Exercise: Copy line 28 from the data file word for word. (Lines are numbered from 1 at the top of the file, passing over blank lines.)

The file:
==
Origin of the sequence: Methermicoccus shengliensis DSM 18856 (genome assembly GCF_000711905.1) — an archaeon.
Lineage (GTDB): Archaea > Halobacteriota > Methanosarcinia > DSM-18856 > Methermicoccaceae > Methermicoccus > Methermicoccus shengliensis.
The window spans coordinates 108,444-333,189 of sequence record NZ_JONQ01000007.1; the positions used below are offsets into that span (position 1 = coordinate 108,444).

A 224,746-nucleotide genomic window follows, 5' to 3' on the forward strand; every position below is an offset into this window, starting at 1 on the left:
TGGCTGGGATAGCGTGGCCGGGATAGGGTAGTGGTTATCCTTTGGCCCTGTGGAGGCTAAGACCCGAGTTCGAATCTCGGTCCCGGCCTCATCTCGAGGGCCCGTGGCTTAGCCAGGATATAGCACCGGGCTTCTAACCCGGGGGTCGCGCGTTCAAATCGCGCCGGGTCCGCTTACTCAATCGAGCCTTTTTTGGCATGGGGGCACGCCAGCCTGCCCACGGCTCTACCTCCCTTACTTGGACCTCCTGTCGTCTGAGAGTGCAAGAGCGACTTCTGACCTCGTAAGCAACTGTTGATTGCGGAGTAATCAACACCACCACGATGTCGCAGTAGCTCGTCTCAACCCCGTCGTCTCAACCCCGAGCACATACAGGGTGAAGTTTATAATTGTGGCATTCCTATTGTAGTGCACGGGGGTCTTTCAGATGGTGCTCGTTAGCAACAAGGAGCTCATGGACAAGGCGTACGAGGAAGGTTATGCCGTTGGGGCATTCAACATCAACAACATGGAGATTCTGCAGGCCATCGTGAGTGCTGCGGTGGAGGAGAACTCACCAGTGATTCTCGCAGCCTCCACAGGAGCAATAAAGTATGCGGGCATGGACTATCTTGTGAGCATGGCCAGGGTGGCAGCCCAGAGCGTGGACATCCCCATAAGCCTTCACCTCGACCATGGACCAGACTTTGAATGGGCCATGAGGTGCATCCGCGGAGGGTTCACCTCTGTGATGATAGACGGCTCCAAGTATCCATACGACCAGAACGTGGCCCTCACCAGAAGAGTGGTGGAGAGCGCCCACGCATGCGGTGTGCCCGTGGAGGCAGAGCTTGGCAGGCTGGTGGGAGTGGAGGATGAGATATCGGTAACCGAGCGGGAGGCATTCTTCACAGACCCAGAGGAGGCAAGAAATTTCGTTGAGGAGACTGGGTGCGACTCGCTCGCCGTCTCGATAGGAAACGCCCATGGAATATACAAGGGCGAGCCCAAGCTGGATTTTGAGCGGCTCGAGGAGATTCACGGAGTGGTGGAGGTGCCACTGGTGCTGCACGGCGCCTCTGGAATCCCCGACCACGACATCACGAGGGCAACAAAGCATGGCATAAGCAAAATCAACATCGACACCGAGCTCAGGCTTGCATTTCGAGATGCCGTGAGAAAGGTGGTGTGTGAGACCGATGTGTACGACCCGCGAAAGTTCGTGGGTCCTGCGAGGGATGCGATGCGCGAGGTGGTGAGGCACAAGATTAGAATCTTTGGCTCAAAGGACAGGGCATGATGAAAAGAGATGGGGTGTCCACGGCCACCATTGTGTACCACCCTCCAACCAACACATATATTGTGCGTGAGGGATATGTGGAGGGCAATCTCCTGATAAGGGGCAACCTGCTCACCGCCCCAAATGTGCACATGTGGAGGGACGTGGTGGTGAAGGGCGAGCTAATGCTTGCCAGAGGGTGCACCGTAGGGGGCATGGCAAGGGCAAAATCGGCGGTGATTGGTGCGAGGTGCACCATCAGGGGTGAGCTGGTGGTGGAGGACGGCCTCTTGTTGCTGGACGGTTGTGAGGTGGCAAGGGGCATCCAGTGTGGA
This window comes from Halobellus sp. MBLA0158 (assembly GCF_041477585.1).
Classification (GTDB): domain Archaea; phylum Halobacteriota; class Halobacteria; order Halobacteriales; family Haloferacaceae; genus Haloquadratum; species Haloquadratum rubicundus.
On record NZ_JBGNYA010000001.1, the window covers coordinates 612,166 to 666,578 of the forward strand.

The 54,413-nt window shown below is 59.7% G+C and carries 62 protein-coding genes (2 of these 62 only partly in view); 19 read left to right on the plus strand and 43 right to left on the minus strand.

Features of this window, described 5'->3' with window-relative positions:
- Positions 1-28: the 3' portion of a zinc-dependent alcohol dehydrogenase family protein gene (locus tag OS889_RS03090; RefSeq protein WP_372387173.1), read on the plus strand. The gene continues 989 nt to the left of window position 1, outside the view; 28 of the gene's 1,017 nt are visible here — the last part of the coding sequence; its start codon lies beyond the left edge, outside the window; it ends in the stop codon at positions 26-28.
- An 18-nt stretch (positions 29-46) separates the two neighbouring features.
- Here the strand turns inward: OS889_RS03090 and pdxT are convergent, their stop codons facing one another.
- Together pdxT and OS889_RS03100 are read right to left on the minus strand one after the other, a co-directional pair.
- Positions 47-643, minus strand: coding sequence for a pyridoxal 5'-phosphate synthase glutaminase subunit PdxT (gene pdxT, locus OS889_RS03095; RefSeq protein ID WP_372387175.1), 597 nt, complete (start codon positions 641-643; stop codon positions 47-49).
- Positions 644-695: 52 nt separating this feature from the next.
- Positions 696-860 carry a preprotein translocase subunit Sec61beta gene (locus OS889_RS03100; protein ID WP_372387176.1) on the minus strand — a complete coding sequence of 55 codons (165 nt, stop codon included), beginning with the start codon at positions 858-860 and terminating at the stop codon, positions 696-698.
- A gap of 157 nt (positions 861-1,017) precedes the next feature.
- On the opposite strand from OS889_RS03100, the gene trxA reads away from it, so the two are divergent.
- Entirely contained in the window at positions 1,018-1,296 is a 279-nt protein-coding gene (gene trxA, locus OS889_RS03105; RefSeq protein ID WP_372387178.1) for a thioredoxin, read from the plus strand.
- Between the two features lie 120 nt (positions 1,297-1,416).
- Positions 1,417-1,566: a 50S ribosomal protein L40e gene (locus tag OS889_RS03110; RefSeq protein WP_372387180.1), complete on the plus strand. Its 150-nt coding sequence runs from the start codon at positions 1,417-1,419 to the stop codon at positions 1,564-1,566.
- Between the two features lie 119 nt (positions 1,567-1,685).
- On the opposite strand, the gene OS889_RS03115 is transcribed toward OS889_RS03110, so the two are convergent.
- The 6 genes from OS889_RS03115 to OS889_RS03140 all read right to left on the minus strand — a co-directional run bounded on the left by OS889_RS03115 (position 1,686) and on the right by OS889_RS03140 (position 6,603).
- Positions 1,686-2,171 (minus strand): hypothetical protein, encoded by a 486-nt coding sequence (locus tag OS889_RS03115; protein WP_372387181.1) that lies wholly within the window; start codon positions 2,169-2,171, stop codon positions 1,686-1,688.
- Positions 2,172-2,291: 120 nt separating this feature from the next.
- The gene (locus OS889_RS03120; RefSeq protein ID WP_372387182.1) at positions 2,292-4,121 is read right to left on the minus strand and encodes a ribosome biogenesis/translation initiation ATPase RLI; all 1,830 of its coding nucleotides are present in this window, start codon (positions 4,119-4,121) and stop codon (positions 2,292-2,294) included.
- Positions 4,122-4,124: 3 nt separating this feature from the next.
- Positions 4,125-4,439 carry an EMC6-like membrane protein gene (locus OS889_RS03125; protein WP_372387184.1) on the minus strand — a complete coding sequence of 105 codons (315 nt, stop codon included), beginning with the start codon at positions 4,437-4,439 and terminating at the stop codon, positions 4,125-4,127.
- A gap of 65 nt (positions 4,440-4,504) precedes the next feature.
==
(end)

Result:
- The gene (locus OS889_RS03120; RefSeq protein ID WP_372387182.1) at positions 2,292-4,121 is read right to left on the minus strand and encodes a ribosome biogenesis/translation initiation ATPase RLI; all 1,830 of its coding nucleotides are present in this window, start codon (positions 4,119-4,121) and stop codon (positions 2,292-2,294) included.